Build a Booty with Hip Thrusts
Do you want to build your booty? “Then you need to do more squats”. That is what I used to say and think. I thought squats, leg press, and deadlifts were the best booty exercises. Well, news flash- not exactly.
Let’s all get on the same page. The glutes are a very large muscle group made up of many different muscles. They therefore grow most with compound exercises and smart exercise choices. When it comes to squats, leg press, and deadlifts, they are purely working the glutes in an axial plane and a lengthened range-of-motion. That is great, but they do not elicit maximal muscle recruitment with the optimal length-tension relationship at end range from the glutes. What does? Anteroposterior plane exercises with the knee flexed/bent (1). Therefore, you should build a glute program with many variations of exercises. Strengthen the glutes from every plane, angle, knee position, and range-of-motion.
Let’s compare these 4 exercises: Squats, leg press, deadlifts, and hip thrusts.
Pay attention to the angles and the range-of-motion in which you are able to strengthen.
You see, an axial exercise (like squats, leg press, and deadlifts) can only strengthen the glutes less than or up to neutral. Whereas an anteroposterior exercise like hip thrusts can strengthen the glutes farther to 20 degrees of hip hyperextension causing full muscle shortening of the glutes. In addition, hip thrusts MAXIMIZE TENSION in a shortened position. Without a loaded spine (spinal compression) the glutes may then take on more of the load for more optimal hypertrophy. Once you discover strengthening the glutes through this extra 20 degrees of range-of-motion, I guarantee you will see BIG results (pun intended). Build a bigger booty by working out effectively.
What are some of the best anteroposterior glute exercises? The hip thrust is my favorite by far. Some others include reverse hyperextensions, bridges, cable pull-throughs, and quadruped bird dogs.
Today we will cover the basics of the hip thrust.
The hip thrust strengthens the glutes in the A/P plane, in a fully shortened position, and it contracts the gluteal muscles through all 4 of their muscle actions: hip extension or hyperextension, hip abduction, hip external rotation, and posterior pelvic tilt. It puts the hamstrings into active insufficiency since the knees are bent, which strengthens the glutes even more. It was developed by Bret Contreras – “The Glute Guy”!
Watch my quick video “How to perform Hip Thrusts correctly”:
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- Set-up a low bench
- Set-up a barbell with weights
- Place a squat sponge, padding, or Airex pad on the barbell
- The placement of your back on the bench should be slightly lower than the low bar position you would use for a squat (2).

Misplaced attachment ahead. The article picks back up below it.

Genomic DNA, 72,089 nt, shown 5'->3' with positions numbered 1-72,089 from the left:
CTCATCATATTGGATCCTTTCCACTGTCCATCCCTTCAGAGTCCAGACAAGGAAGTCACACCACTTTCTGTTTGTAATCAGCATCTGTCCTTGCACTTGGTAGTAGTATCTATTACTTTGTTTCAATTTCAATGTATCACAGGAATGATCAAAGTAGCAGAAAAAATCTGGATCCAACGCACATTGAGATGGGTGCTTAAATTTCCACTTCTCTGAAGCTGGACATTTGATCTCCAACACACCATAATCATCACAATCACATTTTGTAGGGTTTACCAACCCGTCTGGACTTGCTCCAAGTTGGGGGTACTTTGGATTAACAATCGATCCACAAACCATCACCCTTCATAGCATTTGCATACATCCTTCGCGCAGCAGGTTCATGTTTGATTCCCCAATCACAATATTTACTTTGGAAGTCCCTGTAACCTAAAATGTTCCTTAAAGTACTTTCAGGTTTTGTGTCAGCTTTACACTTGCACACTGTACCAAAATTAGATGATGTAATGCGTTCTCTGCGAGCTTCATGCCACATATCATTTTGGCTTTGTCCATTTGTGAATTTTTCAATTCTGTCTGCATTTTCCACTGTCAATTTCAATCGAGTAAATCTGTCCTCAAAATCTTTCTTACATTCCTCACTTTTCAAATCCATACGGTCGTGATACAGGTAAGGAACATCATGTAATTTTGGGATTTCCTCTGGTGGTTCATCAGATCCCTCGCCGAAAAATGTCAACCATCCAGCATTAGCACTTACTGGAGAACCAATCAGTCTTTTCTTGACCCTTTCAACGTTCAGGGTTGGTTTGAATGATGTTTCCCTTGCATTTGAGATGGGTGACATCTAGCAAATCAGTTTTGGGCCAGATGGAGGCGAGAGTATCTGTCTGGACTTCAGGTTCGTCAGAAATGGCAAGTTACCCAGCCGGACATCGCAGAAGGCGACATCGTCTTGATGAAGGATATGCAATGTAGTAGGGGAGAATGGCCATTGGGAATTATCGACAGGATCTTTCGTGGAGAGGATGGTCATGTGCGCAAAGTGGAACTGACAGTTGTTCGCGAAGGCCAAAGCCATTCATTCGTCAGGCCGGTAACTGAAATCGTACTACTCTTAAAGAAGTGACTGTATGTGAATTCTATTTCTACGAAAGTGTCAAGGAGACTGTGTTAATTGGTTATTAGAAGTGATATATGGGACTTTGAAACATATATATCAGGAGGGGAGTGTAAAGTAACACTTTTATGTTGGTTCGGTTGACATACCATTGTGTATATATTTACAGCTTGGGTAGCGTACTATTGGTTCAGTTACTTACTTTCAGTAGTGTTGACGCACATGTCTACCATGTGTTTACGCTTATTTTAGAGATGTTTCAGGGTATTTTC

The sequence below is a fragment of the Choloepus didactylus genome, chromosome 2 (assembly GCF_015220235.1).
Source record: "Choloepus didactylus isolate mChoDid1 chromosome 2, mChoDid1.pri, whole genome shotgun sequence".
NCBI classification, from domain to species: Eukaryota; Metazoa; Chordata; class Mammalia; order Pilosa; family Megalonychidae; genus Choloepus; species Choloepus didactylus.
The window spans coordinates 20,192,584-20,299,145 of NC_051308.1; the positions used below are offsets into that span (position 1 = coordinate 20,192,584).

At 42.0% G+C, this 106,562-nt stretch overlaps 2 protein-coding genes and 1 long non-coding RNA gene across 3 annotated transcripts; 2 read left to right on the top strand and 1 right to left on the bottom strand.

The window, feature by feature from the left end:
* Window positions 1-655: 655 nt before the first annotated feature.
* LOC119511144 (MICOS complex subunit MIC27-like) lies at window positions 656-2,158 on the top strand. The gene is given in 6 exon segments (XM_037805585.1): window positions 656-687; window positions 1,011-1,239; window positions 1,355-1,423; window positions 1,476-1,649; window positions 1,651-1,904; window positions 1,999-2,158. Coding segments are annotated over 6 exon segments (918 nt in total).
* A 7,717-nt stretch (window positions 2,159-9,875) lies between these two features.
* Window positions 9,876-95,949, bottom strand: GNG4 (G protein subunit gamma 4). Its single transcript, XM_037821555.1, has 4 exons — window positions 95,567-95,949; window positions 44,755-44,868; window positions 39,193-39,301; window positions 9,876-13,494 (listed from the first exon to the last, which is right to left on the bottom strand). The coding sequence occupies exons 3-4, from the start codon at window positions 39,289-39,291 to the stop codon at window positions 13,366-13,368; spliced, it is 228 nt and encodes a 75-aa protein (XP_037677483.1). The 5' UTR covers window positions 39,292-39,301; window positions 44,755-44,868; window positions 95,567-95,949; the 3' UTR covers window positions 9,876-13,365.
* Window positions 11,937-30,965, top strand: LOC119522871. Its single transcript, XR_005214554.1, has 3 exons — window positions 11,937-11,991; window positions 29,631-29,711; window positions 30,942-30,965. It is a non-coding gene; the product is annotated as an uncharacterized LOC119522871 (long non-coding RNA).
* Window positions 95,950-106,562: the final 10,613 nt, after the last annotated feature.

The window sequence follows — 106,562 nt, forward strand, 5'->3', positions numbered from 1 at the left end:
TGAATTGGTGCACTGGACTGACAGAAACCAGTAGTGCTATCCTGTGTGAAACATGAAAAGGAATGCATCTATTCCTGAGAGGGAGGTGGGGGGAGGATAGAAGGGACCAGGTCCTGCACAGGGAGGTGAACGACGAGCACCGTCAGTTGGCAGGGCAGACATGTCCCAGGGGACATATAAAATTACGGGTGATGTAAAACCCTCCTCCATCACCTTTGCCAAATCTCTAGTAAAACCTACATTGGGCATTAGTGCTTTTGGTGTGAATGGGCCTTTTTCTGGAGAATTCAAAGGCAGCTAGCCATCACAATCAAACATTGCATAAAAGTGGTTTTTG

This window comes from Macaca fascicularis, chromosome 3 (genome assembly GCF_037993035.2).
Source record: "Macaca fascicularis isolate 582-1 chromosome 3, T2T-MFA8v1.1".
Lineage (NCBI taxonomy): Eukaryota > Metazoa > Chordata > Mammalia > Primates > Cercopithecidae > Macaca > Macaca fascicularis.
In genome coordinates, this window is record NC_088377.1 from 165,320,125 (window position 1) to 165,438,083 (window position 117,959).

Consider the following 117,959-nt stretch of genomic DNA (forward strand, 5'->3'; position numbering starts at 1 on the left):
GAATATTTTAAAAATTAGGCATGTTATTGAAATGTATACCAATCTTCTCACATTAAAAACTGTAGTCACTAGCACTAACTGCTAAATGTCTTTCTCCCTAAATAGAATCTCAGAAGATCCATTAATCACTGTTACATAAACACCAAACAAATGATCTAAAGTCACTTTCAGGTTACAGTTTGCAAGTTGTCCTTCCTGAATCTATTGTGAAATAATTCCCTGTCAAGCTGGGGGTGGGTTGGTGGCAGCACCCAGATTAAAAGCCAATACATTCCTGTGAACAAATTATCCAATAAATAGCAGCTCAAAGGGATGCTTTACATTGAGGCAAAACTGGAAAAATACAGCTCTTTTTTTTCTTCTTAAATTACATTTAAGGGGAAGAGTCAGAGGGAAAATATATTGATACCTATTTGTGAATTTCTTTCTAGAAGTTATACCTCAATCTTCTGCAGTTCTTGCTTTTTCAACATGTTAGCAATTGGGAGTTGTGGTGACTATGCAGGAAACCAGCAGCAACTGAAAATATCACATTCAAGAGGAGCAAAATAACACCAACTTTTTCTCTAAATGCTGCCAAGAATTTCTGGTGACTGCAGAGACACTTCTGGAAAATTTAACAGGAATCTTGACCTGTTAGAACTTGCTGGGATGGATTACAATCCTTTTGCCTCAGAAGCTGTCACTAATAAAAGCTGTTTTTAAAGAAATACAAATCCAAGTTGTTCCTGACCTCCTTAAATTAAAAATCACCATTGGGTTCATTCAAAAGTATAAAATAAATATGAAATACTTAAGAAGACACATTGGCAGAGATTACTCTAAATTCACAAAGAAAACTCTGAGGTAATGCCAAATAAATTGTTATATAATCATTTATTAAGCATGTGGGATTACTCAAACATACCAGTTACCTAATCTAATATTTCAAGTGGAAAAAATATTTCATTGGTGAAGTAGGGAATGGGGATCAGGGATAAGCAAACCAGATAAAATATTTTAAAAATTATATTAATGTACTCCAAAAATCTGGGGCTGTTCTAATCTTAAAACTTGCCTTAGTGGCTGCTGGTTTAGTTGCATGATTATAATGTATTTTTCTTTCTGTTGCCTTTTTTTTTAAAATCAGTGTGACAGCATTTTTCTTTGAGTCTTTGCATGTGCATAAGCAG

- Sit on the ground in front of the bench with your legs straight
- Drag/roll the barbell toward your hips
- Place your mid back on the bench
- Bend your legs with your legs out wide and toes turned out (for hip external rotation)
- Rest the barbell across the top/front of your hips
- Place your hands on either side of the bar, simply to help steady it before the first rep
- Inhale to prepare and brace your core keeping your pelvis in neutral (2), hold your breath as you thrust the barbell up toward the ceiling, bringing your pelvis into posterior rotation, with the intention of dragging your heels in toward you for more posterior chain recruitment.
- Exhale to relax back down
- Constant tension – never let the barbell touch the ground between each rep
- Stop & Go – rest the weight down between each rep (you may have to place weights under each end of the barbell like I did in the video)
- Weighted & Banded – add a band around your knees for constant hip abduction (press your knees outward during each rep)
- Pause/Hold the last rep – hold the last rep for 4-5 seconds
- Not using padding, an AirEx pad, or a squat sponge. This will likely lead to bruising at your hips and post-workout discomfort.
- Not externally rotating the hips or keeping the toes pointing straight forward. This will prevent full shortening of the Gluteus Maximus (as one of its actions is hip external rotation).
- Not achieving posterior rotation of the pelvis at the top of the movement. This would make the exercise less effective as the glutes are not being full shortened if the pelvis is in anterior rotation or neutral.
- Perform some version of hip thrusts at least 2-3x/week.
- Incorporate daily undulating periodization (DUP) by practicing low, medium, and high rep days for them. (See related: DUP Step)
- Try alternating the variations of hip thrusts during the week (as described and demonstrated above).
- There are also other ways to perform hip thrusts, without weight, that you could incorporate for lighter weight & higher rep glute days. See a few of the options below.
A) Banded Hip Thrusts
B) Standing Banded Hip Thrusts
(See it in action: here)
C) Frog-style Banded Hip Thrusts (by Bret Contreras)
(soles of feet together)
(See it in action: here)
- Ekstrom RA, Donatelli RA, Carp KC. Electromyographic analysis of core trunk, hip, and thigh muscles during 9 rehabilitation exercises. J Orthop Sports Phys Ther. 2007;37:754‐762.
- Contreras B, Cronin J, Schoenfeld B. Barbell hip thrust. Strength and Conditioning Journal. 2011;33:58-61.